When it comes to the actual design that goes on the card, Sarah says it’s important to “focus on the visual.”
“Less is more regarding text with business cards. The cards that stand out to me have a really interesting graphic, or an interesting pattern, or a bold color. What do you really need people to know? Name, website and contact info. Really, that’s it.”
However, if her clients aren’t quite confident that their branding is on target, that has to be addressed before business card design. In that case, she says it’s important to at least have an updated logo. Sarah warns, “you don’t want to put a bad logo on a business card!”
Sarah says the logo on your business card is “a tool to show off your style and be an alert to what you do. And that’s all tied into strong branding. If your branding is strong, one look at your card should tell them a lot about you.”
Showing off your style is key to making an impression in a limited amount of time. When choosing a graphic, color scheme or font to represent your brand, Sarah says “start with the box your style fits most in: modern, vintage, fantasy, classic. Then you can add onto that, and think about your industry - what do you like and not like about your competitors’ branding? You always want to make sure you stand out against your competition.”
5 Design elements to include so your business card looks like a pro designed it
“I was part of a networking group and the way we used them was to connect people. For example, we meet and you tell me you’d like to connect with a publicist who specializes in non-profits. I say, ‘Oh my friend Sandra does that. I can introduce you.’ So I write on my business card ‘Connect with Sandra N.’ That way, when you get home and look through a pile of cards, you don’t have to scratch your head trying to remember who everyone was. It’s on the card. ‘Oh ya, Karine said she would introduce me to Sandra the publicist.’ And when you email me it’s not a generic ‘Nice to meet you at the event,’ it’s ‘Nice to meet you at the event. You kindly offered to introduce me to your friend…’ Helps both of us.” - Karine Bengualid, Brought to You by the Letter K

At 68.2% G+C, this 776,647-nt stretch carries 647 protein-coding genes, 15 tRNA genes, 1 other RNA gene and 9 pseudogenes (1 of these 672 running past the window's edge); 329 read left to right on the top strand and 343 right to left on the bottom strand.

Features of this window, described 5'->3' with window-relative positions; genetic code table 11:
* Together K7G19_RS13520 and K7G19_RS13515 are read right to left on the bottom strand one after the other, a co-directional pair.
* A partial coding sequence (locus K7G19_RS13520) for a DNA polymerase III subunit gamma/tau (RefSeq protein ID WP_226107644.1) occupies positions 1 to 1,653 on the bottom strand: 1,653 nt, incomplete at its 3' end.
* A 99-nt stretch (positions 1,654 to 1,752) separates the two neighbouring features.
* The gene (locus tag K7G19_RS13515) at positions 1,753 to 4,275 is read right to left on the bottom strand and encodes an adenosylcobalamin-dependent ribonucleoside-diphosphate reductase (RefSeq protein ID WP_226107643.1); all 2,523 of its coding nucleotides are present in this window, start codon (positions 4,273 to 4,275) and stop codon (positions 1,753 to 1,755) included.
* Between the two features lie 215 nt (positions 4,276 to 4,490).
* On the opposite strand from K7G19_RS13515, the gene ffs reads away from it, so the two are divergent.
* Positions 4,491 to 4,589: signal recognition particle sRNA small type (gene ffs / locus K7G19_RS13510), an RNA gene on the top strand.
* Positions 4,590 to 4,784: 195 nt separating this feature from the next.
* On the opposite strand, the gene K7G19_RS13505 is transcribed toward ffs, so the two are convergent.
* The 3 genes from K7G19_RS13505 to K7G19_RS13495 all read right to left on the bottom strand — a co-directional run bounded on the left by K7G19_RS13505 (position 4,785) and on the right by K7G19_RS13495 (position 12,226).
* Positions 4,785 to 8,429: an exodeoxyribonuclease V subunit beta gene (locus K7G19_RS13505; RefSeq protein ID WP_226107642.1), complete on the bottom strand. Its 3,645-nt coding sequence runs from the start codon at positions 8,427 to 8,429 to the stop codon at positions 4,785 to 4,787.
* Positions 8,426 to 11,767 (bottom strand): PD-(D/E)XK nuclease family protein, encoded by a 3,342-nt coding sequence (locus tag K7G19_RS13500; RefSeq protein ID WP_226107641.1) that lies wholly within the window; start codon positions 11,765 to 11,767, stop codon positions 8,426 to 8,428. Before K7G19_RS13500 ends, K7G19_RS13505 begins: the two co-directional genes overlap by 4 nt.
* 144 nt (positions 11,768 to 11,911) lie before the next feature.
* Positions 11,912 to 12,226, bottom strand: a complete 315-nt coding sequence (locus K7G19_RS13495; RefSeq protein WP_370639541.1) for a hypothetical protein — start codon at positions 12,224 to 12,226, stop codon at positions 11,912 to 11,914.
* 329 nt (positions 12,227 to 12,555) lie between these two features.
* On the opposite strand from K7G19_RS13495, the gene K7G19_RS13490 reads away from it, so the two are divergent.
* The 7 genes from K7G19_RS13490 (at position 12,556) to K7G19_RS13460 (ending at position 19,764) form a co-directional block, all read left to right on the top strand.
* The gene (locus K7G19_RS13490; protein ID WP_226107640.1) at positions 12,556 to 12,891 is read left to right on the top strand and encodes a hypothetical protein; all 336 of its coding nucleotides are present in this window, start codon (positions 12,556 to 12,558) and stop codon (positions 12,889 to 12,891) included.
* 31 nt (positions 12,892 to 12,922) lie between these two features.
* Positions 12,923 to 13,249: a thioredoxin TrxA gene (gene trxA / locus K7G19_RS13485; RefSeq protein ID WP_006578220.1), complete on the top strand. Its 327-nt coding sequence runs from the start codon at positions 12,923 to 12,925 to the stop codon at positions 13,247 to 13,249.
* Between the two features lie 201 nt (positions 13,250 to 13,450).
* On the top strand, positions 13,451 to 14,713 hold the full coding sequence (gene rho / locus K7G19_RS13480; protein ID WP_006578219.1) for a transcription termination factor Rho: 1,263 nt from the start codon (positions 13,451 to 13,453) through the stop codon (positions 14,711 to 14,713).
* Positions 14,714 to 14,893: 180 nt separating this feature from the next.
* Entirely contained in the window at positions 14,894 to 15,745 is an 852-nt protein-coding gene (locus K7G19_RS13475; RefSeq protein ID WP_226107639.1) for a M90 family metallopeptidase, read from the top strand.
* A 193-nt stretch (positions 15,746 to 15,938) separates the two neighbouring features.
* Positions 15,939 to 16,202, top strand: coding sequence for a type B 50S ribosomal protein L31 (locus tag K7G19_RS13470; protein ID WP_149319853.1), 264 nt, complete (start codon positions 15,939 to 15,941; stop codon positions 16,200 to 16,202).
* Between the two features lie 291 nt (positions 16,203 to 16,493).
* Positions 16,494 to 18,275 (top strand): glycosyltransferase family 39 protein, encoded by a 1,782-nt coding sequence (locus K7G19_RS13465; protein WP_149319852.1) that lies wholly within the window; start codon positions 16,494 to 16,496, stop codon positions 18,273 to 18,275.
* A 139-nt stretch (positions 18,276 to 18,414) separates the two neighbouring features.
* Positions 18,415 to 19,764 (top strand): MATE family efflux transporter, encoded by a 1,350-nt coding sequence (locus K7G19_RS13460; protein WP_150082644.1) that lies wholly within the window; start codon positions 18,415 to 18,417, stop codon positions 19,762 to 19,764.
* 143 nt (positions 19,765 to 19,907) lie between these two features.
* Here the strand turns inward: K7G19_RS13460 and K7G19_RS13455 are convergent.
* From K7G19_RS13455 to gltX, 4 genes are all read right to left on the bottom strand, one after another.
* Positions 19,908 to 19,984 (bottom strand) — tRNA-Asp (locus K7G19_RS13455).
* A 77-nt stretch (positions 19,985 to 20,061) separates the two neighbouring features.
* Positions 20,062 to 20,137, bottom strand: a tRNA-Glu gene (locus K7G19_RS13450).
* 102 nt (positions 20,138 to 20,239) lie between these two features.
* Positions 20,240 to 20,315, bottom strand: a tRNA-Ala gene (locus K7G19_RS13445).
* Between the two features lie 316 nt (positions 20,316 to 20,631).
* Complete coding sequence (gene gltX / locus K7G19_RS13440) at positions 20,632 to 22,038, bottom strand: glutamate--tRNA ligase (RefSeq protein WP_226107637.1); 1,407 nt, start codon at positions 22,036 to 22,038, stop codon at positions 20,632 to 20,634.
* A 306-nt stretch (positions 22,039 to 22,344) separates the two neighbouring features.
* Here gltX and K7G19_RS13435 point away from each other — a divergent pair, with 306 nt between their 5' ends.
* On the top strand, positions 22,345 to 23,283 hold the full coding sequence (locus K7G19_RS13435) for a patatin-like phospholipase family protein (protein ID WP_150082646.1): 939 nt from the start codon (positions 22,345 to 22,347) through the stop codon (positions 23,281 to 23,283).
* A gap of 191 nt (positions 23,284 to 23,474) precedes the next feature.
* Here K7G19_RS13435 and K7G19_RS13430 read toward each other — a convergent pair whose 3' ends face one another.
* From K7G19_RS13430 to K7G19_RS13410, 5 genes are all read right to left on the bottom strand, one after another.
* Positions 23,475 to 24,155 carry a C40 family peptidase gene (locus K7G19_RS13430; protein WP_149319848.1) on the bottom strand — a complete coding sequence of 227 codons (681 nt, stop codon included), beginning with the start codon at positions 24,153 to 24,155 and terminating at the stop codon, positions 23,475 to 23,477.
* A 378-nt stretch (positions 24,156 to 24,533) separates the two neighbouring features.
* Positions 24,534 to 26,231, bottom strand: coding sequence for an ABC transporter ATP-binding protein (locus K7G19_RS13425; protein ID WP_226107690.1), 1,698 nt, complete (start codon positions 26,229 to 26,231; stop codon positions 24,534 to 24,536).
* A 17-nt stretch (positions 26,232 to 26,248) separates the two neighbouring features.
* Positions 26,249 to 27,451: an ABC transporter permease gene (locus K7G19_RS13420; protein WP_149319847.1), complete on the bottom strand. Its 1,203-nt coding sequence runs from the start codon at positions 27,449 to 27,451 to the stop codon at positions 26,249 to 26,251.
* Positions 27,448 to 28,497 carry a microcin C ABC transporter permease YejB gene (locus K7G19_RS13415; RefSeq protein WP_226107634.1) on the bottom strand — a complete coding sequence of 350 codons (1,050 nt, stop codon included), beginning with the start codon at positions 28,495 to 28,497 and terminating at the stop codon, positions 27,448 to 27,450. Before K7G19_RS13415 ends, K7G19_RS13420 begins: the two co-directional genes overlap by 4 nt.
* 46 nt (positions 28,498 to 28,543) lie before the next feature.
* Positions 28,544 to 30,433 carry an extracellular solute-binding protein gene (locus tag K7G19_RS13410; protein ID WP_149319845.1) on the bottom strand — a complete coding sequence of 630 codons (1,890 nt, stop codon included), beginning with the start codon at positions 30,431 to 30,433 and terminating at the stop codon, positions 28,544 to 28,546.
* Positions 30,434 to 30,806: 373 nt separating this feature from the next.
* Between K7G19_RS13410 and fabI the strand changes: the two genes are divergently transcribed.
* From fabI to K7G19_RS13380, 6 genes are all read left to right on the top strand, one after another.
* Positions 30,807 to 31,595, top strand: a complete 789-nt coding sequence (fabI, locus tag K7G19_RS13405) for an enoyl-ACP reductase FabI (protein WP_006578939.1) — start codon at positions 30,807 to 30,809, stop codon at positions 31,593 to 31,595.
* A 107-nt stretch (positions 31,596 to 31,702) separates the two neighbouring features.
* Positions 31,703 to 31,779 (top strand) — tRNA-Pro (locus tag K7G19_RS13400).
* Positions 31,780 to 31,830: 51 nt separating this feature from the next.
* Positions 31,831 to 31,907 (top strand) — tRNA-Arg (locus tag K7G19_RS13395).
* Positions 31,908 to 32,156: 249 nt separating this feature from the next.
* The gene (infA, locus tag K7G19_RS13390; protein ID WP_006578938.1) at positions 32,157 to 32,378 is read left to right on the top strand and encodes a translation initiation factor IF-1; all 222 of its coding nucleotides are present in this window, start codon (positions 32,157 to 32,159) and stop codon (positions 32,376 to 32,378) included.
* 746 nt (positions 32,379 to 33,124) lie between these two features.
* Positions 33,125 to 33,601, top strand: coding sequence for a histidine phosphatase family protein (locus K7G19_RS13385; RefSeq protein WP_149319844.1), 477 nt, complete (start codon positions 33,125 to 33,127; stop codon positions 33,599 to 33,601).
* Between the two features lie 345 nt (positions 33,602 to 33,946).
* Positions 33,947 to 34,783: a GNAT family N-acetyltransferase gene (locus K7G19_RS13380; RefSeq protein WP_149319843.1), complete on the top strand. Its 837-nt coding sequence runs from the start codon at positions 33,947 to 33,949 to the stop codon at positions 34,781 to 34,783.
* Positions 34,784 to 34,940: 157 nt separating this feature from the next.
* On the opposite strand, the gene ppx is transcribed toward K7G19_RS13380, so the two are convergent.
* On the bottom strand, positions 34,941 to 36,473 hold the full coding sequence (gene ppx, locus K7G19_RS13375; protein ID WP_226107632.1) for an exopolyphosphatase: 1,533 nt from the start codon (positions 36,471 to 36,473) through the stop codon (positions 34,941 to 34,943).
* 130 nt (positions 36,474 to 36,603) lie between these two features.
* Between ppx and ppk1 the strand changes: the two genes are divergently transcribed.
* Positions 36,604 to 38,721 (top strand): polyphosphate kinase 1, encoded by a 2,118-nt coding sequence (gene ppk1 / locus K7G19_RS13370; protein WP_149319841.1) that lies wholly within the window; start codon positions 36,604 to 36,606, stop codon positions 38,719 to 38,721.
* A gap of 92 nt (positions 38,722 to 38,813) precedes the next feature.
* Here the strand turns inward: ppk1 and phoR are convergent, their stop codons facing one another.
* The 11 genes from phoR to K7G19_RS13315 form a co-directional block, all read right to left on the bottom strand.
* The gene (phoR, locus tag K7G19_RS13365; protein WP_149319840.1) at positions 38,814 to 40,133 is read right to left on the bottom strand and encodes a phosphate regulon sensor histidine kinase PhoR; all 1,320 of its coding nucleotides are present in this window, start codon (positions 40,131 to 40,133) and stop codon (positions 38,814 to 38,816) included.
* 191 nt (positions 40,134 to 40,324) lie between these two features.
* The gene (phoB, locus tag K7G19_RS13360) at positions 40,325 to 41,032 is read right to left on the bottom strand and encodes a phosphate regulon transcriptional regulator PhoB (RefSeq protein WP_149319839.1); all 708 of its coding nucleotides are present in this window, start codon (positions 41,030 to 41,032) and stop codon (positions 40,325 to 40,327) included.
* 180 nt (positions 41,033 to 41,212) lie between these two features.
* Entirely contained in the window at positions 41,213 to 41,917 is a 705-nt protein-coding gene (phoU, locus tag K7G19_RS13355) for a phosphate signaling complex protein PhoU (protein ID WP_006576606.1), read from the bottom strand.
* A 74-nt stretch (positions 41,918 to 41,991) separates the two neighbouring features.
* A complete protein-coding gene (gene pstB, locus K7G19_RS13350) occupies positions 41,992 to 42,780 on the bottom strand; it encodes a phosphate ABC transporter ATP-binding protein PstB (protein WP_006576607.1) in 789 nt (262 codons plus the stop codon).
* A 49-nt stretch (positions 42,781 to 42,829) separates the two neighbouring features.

Sarah Salaverria is passionate about helping business owners learn some simple design lessons that can help them do projects themselves - in fact, she’s working on a Design Crash course, specifically for small business DIYers (check her group page for updates). She says just knowing a few tricks to polish your presentation can make a big difference.
To give business cards that professional designer touch, Sarah says to keep these design elements in mind.
- Placement. Placement is huge - where you put your name on the card. Go bold! Make it big, in an awesome font that takes up the majority of the card.
- Color. Color is incredibly important in communicating what you do, and how you want people to feel about you. You want colors that stand out, but also tell your story. Read up on how to use the psychology of color before making your choice - or, if your brand is trendy, look at the colors used in home stores like West Elm (or even Target!).
- One unique feature. Choose one unique feature to make your card stand out, whether that’s the shape of the card, or the texture, or a big, loud design.
- Font. Designers are very picky about fonts (in fact, the font you choose can be a red flag that screams “amateur!”). I have a few fonts I’m loving right now (many of which can be found on DaFont for free or cheap). Handwritten-style typefaces are a big trend right now - I like Infinite Stroke for names and headers, Bellerose Light, Bringshoot, Lemon Tuesday and Lemonade.
They’re a bit vintage, but read modern. Also keep in mind that serif fonts read traditional (and old-fashioned) while sans-serif fonts skew more modern. And stay away from Arial (and any other font you find in Microsoft Word) for branding purposes. Those are great for writing resumes, but not to use on your logo or business card!
- Simplicity. Keep text to a minimum and only cover the absolute ‘need-to-knows’: Name, website, phone number. Your business card has one job - to help people remember you. Don’t ask it to do all of your other marketing for you.
And what business card design does Sarah use herself? She uses her original pattern which she designed for her brand (you can see it on her website), with a unique shape - round.